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Preparing for the Return of Student Loan Payments

Are you prepared to start making student loan payments again? Federal student loan payments are slated to resume in May 2022 after a two-year freeze. With only a few months left before payments resume, student loan borrowers should start planning ahead. A CERTIFIED FINANCIAL PLANNER™ professional can help you prepare your budget for when payments resume and avoid falling behind.

Here are some tips to help you get ready to resume student loan payments.

Get Organized

If you took advantage of the federal student loan payment suspension, chances are some things have changed.

  • First, find out if your loan servicer is still the same. Some major student loan servicers, such as FedLoan Servicing, will no longer service loans and will transfer loans to a new servicer. Although the terms of your loan will remain the same, the contact information and where to send your payments will change.
  • Next, once you have confirmed your servicer and updated your information, make sure to update your StudentAid.gov profile with any changes. If you use auto-debit and your bank account has changed, there is a chance you are no longer enrolled and may need to opt-in again.
  • Lastly, confirm your upcoming payment amount. You’ll receive a billing statement at least 21 days before your payment is due. However, to get an estimate of what your payment will be, contact your servicer in advance.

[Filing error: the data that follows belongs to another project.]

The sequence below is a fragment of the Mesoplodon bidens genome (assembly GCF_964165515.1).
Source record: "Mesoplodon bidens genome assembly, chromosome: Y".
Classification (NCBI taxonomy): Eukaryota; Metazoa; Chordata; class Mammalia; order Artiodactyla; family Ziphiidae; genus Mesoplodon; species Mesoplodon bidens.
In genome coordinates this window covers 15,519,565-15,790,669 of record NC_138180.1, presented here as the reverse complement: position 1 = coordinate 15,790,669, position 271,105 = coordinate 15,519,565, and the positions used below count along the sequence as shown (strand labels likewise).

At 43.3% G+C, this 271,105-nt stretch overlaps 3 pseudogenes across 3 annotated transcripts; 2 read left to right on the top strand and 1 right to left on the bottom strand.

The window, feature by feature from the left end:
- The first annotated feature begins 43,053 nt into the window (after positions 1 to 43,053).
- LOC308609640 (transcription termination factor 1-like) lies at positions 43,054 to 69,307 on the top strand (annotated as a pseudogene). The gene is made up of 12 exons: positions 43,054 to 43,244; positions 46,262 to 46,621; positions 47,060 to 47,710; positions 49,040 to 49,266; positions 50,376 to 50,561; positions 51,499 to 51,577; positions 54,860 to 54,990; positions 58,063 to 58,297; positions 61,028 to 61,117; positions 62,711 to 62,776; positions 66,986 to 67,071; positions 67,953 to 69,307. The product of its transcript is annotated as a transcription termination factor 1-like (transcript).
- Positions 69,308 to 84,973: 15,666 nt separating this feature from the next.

Revisit Your Cash Flow

A CFP® professional can help you evaluate your options so that you are ready before payments resume. The first step will be to re-incorporate your student loan payments into your monthly budget. With the help of a CFP® professional, you can identify ways to save money, such as refinancing high interest debt and prioritizing your overall debt repayment strategy.

Evaluate Your Options

Figuring out the best repayment strategy for your circumstances can be cumbersome. A CFP® professional can help you decide whether to refinance or consolidate your student loans. They can also help you choose a payment plan that works for you. The federal government offers a Loan Simulator tool to help decide which repayment option is best for you. If your payment will be too high, one option is to apply for an income-driven repayment plan.

You can enroll in an income-driven repayment plan during the suspension. Your payments will remain paused and resume once the pause ends, so don’t wait until then to apply. If you are already in an income-driven repayment plan, you are not required to recertify before payments start. However, if your income has dropped, you may want to recertify early so that your new payment will be based on your lower income.

Consequences of Defaulting on Your Student Loan Payments

Defaulting on your student loans can have negative consequences. If your loans go into default, it can lead to a lower credit score, garnished wages and tax refunds, and the loss of access to more student aid in the future.

For more information on how a CFP® professional can assist you in managing your student loans, visit LetsMakeAPlan.org.

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Topics
Student Loans